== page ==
$1 million worth of rhino horns seized at Hong Kong airport

Customs officials seized more than $1 million worth of severed rhino horns at the Hong Kong International Airport on Thursday, reports say.

According to BBC, the alleged smugglers attempted to transport 24 rhino horns weighing 88 pounds from through customs packed simply in cardboard boxes and were quickly discovered by security officials.

The rhino discovery takes places just two weeks after 8 tons of pangolin scales and more than 1,000 elephant tusks were confiscated from a shipping container in Hong Kong.

AP PHOTOS: SCIENTISTS FINE-TUNE METHOD FOR SAVING RHINOS 

Both pangolin scales and rhino horns are made up of keratin, the same protein which makes up hair and fingernails, and are used in some traditional Chinese medicine. The rhino horn is typically ground into a powder and dissolved in boiling water, and used to treat a wide range of ailments, including fever, rheumatism and gout, according to PBS.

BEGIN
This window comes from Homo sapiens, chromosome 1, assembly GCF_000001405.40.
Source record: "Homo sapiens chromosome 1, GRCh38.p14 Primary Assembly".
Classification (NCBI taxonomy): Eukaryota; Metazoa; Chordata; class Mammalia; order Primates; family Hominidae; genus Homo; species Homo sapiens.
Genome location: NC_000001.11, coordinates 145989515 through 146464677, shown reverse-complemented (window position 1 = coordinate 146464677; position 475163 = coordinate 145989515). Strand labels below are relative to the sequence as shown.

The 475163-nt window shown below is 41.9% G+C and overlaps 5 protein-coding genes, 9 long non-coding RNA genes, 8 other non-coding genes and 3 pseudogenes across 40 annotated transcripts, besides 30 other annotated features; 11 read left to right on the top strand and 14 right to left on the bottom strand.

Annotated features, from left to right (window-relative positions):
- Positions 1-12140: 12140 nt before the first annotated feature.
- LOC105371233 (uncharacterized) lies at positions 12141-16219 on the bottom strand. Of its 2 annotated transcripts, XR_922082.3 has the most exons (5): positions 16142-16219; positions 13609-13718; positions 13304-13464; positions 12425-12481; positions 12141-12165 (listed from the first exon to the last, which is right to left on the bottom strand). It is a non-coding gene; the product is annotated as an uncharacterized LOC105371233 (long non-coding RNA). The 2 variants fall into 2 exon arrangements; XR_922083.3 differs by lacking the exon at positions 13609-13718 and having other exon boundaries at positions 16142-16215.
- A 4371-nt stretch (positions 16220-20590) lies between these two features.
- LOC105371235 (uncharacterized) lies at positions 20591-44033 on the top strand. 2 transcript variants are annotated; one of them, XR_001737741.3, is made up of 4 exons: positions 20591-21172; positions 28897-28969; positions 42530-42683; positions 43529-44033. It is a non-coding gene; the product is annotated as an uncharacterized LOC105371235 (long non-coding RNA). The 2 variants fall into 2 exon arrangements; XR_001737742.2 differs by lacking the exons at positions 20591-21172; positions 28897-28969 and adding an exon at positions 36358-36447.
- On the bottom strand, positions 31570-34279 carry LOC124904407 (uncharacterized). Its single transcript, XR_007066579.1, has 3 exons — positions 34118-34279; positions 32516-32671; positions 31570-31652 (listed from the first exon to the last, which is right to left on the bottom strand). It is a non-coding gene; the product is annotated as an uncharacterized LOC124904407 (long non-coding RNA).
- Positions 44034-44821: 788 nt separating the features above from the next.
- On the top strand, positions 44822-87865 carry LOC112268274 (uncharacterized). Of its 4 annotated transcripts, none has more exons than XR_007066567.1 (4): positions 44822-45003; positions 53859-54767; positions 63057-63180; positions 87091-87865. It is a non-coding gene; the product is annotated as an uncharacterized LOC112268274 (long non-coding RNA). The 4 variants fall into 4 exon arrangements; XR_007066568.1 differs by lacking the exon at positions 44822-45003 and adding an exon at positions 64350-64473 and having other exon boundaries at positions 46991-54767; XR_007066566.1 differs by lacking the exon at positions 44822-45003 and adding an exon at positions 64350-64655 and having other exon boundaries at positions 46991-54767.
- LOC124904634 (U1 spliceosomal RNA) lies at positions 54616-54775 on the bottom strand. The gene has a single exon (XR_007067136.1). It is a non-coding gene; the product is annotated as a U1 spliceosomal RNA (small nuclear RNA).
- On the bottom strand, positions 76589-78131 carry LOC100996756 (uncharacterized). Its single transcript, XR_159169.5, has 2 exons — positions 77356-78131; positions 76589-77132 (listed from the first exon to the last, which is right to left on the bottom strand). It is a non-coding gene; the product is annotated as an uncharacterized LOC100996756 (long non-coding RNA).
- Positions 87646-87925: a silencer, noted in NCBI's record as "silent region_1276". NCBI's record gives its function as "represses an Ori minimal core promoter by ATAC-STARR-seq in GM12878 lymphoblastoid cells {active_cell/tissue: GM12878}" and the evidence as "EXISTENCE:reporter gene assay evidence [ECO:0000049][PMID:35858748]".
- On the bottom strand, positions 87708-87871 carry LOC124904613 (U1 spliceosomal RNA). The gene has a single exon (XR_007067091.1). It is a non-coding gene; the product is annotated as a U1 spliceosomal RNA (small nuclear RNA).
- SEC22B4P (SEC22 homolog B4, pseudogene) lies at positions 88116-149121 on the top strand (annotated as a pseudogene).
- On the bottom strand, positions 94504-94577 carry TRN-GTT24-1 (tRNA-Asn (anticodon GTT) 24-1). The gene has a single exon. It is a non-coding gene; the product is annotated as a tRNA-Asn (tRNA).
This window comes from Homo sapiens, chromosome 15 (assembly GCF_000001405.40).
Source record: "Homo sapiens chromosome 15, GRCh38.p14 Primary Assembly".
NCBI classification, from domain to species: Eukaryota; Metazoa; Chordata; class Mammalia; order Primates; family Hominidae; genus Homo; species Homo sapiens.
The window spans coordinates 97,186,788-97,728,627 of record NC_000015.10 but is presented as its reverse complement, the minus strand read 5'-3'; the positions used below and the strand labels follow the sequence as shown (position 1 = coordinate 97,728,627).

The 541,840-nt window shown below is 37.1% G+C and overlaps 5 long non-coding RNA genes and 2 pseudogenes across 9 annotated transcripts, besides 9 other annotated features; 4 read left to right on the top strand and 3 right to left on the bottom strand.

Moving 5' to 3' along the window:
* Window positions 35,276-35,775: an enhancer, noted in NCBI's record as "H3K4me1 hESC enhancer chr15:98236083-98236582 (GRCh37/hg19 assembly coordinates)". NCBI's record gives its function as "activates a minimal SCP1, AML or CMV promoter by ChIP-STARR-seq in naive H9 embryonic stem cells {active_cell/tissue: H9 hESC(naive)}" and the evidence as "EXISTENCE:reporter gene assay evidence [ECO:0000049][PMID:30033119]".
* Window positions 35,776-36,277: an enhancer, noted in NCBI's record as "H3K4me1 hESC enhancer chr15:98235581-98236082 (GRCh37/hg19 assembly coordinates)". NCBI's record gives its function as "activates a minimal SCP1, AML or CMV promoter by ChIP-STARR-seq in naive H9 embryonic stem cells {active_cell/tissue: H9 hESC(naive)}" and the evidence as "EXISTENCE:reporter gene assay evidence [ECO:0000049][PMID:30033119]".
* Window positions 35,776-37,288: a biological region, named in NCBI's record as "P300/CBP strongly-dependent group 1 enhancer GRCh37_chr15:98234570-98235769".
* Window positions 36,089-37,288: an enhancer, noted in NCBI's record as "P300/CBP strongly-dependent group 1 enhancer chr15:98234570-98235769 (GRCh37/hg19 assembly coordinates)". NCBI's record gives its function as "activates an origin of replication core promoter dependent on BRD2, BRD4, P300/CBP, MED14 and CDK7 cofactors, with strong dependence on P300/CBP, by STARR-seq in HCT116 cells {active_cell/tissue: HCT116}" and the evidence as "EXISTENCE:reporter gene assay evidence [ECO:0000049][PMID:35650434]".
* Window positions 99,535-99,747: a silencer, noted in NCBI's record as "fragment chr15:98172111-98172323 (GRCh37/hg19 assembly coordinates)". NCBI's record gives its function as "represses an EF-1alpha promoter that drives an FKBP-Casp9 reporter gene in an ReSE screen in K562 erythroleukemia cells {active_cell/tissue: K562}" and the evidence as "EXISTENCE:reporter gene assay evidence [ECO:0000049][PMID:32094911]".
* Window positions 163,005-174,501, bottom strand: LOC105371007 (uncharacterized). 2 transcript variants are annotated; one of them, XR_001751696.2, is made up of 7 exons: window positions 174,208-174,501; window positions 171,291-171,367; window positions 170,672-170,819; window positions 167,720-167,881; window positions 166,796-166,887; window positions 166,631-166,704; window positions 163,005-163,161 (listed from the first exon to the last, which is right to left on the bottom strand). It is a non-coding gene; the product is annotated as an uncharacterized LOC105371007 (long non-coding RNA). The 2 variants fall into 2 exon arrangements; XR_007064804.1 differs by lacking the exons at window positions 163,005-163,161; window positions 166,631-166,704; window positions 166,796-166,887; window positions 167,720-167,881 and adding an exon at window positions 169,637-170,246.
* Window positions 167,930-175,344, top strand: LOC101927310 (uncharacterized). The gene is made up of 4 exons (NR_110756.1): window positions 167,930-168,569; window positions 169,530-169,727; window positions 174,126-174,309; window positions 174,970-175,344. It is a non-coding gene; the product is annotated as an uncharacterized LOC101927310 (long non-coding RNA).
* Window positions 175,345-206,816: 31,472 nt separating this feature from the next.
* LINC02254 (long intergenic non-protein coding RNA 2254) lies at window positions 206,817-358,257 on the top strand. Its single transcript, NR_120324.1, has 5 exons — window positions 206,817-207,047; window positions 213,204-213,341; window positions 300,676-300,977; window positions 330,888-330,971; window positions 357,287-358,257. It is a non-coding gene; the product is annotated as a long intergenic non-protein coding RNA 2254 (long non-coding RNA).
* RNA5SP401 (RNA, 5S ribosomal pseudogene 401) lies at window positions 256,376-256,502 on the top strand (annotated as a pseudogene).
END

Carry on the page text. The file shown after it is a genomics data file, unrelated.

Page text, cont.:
China is considered a hub for illegal wildlife trade - especially Hong Kong.

The alleged smugglers attempting to transport rhino horns on Thursday were arriving in Hong Kong from Johannesburg, South Africa, and planning to travel to Ho Chi Minh City in Vietnam. South Africa is home to more than 70 percent of the world's rhino population.

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Awareness-raising and conservation efforts have decreased the number of rhinos killed over the last five years, but the trafficking of horns still remains a persistent issue.